• Archaeological survey and damage assessment of state-owned coastal properties.
  • A GIS (geographic information system) database of Connecticut’s submerged cultural resources; surveys of submerged historic shipwrecks using shipboard instruments; development of underwater archaeological investigation guidelines.
  • A post-disaster property survey form for homeowners in Connecticut.
  • Ground truthing—the confirmation of geospatial data held in the searchable database of historic built resources through in-person checks of building locations.
  • Guidance for cemetery researchers and surveyors; a GIS and database of the Charles R. Hale Collection of Connecticut cemetery records; development of an annotated reference guide for historic cemetery research; digitization of historic cemetery maps.
  • Collection and synthesis of cultural resource data on the Stanton-Davis Homestead, a historic property and archaeological resource dating to 1700 in Stonington.
  • Survey and evaluation of archaeological sites on state-owned properties.
  • Booklets for three state-designated archeological preserves in coastal Connecticut.
  • A historic context report on twentieth century architecture in Connecticut’s coastal counties.
  • Resiliency planning assistance to regional Councils of Government (COGs) and municipalities in the four coastal counties.
  • A guide to resiliency planning on a statewide level and recommendations for the State Historic Preservation Planning
  • A Best Practices Guide for municipal planners on resiliency and historic preservation
  • GIS database and site record linking of archaeological sites in the coastal counties.
  • Public outreach, including articles, presentations, social media, and website materials.
  • A guide to protecting historic buildings from the effects of climate change for property owners.

RCG&A’s cultural resources investigators—historians, architectural historians, terrestrial and marine archaeologists, GIS experts, and production staff—helped the SHPO gain a broad view of coastal Connecticut’s imperiled historic resources. The firm surveyed more than 2,500 historic buildings, structures, objects, and sites in addition to further documentation of new and previously recorded archaeological sites on land and underwater.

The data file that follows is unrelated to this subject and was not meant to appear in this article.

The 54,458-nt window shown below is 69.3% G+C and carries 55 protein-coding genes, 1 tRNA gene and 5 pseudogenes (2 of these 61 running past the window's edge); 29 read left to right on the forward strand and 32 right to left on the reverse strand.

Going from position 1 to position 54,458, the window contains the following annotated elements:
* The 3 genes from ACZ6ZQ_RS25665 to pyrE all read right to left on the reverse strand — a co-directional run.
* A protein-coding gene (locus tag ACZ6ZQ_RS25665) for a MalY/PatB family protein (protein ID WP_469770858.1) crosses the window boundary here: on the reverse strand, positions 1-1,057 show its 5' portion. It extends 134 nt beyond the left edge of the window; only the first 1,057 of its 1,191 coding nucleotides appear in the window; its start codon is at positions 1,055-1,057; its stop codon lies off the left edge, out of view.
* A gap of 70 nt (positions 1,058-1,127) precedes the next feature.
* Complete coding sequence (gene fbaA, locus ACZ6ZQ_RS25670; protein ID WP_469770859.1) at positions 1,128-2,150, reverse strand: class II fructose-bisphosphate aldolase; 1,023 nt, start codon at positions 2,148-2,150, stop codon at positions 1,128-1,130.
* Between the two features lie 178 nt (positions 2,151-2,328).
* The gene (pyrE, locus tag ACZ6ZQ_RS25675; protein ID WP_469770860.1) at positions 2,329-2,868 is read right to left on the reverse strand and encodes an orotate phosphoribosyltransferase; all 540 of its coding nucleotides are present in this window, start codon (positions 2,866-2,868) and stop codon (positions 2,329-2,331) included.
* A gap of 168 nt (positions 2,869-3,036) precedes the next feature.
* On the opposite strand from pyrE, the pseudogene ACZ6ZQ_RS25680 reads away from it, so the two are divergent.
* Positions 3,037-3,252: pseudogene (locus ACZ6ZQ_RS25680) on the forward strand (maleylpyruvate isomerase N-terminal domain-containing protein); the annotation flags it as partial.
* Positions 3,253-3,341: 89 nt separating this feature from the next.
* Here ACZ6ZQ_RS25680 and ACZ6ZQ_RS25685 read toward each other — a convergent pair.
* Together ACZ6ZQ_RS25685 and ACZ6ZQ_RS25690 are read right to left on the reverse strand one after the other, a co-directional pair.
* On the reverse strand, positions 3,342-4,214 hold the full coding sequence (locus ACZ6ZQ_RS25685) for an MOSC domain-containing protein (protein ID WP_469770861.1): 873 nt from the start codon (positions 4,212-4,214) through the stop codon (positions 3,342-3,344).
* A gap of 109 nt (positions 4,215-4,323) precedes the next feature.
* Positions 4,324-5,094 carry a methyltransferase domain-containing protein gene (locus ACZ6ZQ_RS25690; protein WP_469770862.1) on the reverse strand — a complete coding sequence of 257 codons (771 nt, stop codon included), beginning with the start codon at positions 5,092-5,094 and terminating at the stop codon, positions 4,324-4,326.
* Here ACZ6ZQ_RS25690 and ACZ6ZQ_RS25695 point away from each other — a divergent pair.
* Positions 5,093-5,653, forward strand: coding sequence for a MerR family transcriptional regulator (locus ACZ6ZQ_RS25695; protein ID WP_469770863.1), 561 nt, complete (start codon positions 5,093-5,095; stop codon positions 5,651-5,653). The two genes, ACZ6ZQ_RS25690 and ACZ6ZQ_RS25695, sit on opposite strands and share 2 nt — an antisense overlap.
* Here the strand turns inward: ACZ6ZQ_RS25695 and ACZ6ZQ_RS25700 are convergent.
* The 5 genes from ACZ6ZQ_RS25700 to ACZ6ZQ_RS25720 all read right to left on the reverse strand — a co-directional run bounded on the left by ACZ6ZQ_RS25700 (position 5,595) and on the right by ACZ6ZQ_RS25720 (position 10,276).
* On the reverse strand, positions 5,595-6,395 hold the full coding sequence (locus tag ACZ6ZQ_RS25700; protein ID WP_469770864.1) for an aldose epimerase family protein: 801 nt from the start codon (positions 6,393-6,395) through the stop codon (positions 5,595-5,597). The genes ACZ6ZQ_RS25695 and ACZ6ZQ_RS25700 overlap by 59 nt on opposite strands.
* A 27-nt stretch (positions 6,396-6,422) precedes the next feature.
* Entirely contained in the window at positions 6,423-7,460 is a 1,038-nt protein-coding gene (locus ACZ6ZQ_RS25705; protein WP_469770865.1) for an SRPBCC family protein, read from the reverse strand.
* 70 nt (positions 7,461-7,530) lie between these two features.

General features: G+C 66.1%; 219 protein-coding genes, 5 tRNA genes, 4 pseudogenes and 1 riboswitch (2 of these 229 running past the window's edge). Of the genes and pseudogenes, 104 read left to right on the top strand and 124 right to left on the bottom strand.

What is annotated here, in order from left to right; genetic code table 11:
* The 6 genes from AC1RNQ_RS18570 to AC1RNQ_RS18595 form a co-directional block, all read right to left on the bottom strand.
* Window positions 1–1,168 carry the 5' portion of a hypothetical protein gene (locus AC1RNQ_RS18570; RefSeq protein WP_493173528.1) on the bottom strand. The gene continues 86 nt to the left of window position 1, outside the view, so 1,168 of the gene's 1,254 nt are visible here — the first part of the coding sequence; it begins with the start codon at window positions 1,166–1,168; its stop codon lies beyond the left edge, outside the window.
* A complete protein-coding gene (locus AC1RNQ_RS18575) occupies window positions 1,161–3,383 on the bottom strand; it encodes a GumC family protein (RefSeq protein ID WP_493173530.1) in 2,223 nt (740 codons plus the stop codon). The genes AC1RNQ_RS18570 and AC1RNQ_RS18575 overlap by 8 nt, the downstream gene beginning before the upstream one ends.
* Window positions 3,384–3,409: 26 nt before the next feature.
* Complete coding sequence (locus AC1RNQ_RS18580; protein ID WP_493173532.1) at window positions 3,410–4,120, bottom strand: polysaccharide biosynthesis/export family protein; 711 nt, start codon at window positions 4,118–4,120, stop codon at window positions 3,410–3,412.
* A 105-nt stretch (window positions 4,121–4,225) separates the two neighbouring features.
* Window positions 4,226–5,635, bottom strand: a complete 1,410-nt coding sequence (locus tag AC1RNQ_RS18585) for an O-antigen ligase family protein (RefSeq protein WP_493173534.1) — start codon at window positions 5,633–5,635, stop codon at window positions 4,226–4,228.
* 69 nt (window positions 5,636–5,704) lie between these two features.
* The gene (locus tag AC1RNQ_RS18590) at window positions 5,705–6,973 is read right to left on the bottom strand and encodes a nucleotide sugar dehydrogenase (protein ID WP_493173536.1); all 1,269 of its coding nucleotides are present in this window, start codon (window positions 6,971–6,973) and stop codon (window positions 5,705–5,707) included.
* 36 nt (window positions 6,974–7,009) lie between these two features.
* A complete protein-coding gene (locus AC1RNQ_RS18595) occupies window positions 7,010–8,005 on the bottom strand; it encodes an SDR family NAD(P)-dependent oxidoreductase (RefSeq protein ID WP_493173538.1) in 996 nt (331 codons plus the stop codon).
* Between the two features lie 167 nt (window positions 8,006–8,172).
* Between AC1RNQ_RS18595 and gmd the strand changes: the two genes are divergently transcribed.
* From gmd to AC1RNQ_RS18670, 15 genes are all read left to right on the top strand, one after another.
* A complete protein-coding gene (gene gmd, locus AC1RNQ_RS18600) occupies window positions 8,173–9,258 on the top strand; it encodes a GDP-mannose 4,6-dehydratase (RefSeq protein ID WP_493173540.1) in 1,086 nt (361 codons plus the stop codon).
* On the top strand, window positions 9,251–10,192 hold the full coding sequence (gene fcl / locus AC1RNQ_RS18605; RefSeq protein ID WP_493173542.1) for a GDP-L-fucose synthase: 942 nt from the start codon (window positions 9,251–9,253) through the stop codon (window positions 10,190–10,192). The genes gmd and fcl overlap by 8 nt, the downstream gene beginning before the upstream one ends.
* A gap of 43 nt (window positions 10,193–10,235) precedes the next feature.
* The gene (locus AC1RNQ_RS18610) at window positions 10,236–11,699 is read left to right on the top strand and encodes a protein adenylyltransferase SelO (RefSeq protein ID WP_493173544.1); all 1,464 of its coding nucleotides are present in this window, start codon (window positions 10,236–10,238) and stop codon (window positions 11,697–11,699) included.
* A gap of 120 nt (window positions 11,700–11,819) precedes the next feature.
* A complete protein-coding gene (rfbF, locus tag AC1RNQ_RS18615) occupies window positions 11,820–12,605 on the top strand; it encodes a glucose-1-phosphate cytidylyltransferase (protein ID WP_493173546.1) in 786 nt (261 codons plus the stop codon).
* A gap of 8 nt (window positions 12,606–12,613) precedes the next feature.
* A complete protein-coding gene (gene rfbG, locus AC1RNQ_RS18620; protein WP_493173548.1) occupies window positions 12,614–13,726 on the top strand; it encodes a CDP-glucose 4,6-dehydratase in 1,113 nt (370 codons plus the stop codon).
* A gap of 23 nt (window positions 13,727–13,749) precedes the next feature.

RCG&A’s team, which also included the planning and engineering firms Dewberry and Milone & MacBroom (subcontractors), also made the records of tens of thousands of additional resources—buildings, structures, archaeological sites, and cemeteries—readily available to the SHPO to search and map digitally.

The combination of surveys, digitization, GIS mapping, technical assistance, resiliency planning guides, and public outreach efforts have laid the groundwork for municipalities in the four coastal counties, and the State of Connecticut more generally, to enact a proactive approach combining historic preservation with resiliency against climate change hazards. Thanks to these efforts, Connecticut has been among the first states to address these planning issues on a statewide level.

By the numbers

Number of buildings surveyed in coastal Connecticut

Number of dams surveyed

Number of terrestrial archaeological sites surveyed

Number of underwater archaeological sites surveyed

Number of National Register and State Register nominations produced

Number of properties added to the National Register

Number of properties added to the State Register

Number of paper files on historic resources scanned and transferred to SHPO database

Number of cemeteries in GIS database

Number of towns whose plans for hazard mitigation, conservation and development, emergency operations, and coastal resiliency were analyzed for historic preservation gaps

Number of meetings with shoreline municipalities and regional Councils of Government on integrating historic preservation into resiliency planning

11 percent
Portion of the 36,000 historic buildings in coastal Connecticut that are at risk of flooding from storms or sea level rise


Photos from left:  

1) A FEMA employee surveys damage in Milford after Hurricane Sandy. Credit: Robert Rose/FEMA

2) Archaeological testing at a coastal site. Credit: RCG&A